chimney deterioration from leaks-crofton md-clean sweep aa (1)Chimney leaks can be a real nightmare, but fixing them is one of our specialties. Here’s what you need to know about why they occur, what the signs are, and how they can be prevented. 

Why Do Chimney Leaks Occur?

Chimney leaks occur because all chimneys — whether masonry, a pipe coming through the roof, or a pipe enclosed in some kind of housing (metal or plywood covered in either cedar, aluminum, or vinyl siding) — all have points that come through the roof. 

The problem is, there are different co-efficiencies of expansion between dissimilar material types. That means: as things heat up and cool, whether it’s from heating and using a chimney or from the outside atmosphere changing, things will expand and contract at different ratios. This creates movement and openings where the chimney comes through the roof and meets with the flashing or shingles.

Additionally, anything that’s exposed to the outside elements (rain, freeze/thaw, snow, sunlight) wears down over time. And because of the UV rays, the caulking or the tar or whatever they’ve put around the chimney or pipe will start to crack and wear away, creating a water entry point.

Other Common Causes of Leaks

uncapped chimney flue-severna park md-clean sweep aa (1)#1 Worn down chase covers, storm collars, or chimney caps

On the top of a factory-built fireplace chimney, there will almost always be what’s called a metal chase cover. It looks like the lid of a shoebox, flat on top with the four sides folding down over the siding. In the center, you’ll have a hole that the pipe passes through, and that’ll have a thing around it (like a lampshade) called a storm collar. Then, at the very top you’ll have a chimney cap.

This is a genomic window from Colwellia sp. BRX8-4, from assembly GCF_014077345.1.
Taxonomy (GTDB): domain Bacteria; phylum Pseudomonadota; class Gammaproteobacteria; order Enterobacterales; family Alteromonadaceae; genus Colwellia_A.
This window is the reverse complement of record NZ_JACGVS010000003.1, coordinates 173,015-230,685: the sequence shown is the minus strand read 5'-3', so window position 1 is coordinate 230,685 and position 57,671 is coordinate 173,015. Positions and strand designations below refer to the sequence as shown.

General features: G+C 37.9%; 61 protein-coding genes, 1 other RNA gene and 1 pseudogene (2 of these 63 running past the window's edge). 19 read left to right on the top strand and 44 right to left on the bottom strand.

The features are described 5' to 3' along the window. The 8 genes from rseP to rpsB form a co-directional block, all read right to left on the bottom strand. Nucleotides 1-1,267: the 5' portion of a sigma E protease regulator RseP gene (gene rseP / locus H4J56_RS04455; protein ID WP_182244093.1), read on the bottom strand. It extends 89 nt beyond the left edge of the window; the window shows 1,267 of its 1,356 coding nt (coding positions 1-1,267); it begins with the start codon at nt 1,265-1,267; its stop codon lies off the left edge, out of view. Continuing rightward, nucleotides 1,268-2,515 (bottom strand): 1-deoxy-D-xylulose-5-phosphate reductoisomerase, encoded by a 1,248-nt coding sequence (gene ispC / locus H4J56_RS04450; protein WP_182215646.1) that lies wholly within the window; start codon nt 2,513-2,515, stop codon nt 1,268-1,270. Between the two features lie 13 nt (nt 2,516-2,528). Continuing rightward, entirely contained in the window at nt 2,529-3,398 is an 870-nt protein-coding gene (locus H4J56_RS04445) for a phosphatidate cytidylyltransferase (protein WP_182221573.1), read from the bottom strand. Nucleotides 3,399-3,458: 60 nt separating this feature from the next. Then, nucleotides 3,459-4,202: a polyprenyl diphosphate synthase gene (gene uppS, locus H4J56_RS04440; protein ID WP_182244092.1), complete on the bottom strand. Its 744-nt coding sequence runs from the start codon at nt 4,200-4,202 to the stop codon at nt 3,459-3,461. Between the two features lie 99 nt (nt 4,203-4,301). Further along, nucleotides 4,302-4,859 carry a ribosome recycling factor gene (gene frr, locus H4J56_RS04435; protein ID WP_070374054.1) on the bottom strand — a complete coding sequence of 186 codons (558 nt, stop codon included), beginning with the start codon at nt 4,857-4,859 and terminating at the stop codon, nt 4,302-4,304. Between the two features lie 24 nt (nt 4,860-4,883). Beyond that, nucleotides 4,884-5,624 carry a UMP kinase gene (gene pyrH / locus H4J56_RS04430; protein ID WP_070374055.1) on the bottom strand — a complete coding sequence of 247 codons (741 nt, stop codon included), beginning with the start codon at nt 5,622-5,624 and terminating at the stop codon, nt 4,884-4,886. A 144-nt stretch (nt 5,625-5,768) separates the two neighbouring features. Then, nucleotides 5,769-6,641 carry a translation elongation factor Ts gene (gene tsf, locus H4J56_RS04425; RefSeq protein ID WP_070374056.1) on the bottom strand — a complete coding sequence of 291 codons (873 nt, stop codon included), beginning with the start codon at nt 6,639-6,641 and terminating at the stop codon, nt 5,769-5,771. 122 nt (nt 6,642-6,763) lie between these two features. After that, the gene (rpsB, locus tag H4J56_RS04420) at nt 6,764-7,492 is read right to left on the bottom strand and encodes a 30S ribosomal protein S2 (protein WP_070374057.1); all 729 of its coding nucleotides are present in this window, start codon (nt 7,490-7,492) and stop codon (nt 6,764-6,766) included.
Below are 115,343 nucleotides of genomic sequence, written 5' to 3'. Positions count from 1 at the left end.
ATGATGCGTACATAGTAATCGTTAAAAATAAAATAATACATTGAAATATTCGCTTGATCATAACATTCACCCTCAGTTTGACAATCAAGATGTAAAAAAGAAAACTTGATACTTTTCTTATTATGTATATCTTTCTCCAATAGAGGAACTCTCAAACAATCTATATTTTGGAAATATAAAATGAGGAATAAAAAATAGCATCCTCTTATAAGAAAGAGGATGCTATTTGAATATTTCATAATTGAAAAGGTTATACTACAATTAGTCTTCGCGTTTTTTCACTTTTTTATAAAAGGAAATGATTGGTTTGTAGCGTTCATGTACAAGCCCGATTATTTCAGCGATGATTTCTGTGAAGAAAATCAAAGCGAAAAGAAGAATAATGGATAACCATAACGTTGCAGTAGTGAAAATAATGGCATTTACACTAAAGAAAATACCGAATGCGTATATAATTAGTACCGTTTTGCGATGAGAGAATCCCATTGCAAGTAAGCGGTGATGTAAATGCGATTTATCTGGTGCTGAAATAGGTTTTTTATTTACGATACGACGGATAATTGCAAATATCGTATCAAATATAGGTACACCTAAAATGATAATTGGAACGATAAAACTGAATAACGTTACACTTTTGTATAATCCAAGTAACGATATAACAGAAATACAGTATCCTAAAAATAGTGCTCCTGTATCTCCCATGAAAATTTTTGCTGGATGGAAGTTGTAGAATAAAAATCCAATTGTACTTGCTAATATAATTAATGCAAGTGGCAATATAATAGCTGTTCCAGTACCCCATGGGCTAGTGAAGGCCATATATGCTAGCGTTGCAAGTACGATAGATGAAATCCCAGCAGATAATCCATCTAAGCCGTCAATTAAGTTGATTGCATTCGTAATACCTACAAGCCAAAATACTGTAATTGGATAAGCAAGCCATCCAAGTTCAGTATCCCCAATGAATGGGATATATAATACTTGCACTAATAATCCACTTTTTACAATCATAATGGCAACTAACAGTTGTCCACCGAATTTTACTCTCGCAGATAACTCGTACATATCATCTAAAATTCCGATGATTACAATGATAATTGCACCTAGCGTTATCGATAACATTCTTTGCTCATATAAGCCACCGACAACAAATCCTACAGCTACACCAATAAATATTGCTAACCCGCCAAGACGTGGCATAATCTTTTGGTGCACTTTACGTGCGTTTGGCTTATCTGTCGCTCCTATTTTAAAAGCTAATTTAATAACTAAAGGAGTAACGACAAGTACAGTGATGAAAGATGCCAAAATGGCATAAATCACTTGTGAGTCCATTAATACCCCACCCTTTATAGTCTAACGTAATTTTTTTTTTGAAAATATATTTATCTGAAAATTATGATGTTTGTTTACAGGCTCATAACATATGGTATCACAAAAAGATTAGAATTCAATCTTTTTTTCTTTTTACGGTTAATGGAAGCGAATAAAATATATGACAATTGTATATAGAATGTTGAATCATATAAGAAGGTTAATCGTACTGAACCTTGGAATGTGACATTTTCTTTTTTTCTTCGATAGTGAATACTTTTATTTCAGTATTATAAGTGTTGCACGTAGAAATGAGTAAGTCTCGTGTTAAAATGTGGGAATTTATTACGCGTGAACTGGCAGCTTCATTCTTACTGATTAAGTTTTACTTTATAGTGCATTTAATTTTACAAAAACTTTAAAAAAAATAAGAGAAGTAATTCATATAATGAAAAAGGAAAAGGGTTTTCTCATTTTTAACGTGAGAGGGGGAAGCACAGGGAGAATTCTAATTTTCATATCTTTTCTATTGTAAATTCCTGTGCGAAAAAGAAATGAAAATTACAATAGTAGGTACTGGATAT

All of these parts need to be sealed with some kind of cement, caulking, flash sealing, or other appropriate material. But over time, because of exposure to the elements, the material used will crack and wear down, or the movement will make it lose its flex point. When this happens, you’ll start to get water leaks. 

You may also get galvanic corrosion. Many times, the chase covers put on by builders are made of galvanized metal. And when they’re exposed to the elements in the rain, they will rust out. The correct replacement for a rusted out chase cover would be a stainless steel or powder-coated stainless steel chase cover, so you don’t have to replace it a second time. 

#2 Porous masonry

Masonry chimneys — whether brick, block, or stone — are big sponges. So every time it rains or snows, your masonry chimney soaks in that moisture. And when it soaks in the moisture, if the temperature goes below freezing (say that evening), then all that water in there freezes. 

The problem is, when water freezes, it wants to expand. And if the next day, the temperature gets well above freezing, that water contracts, and you get that constant movement of expansion and contraction. 

The bricks will want to slide on their mortar joints, and they’ll separate because of the different co-efficiencies of expansion between water and clay brick. The same thing will happen with stonework. 

You’ll also get micro-fissures from bricks fracturing, which create even more openings for water to soak in. It’s kind of like a snowball running down a hill and picking up more snow — water accelerates the deterioration.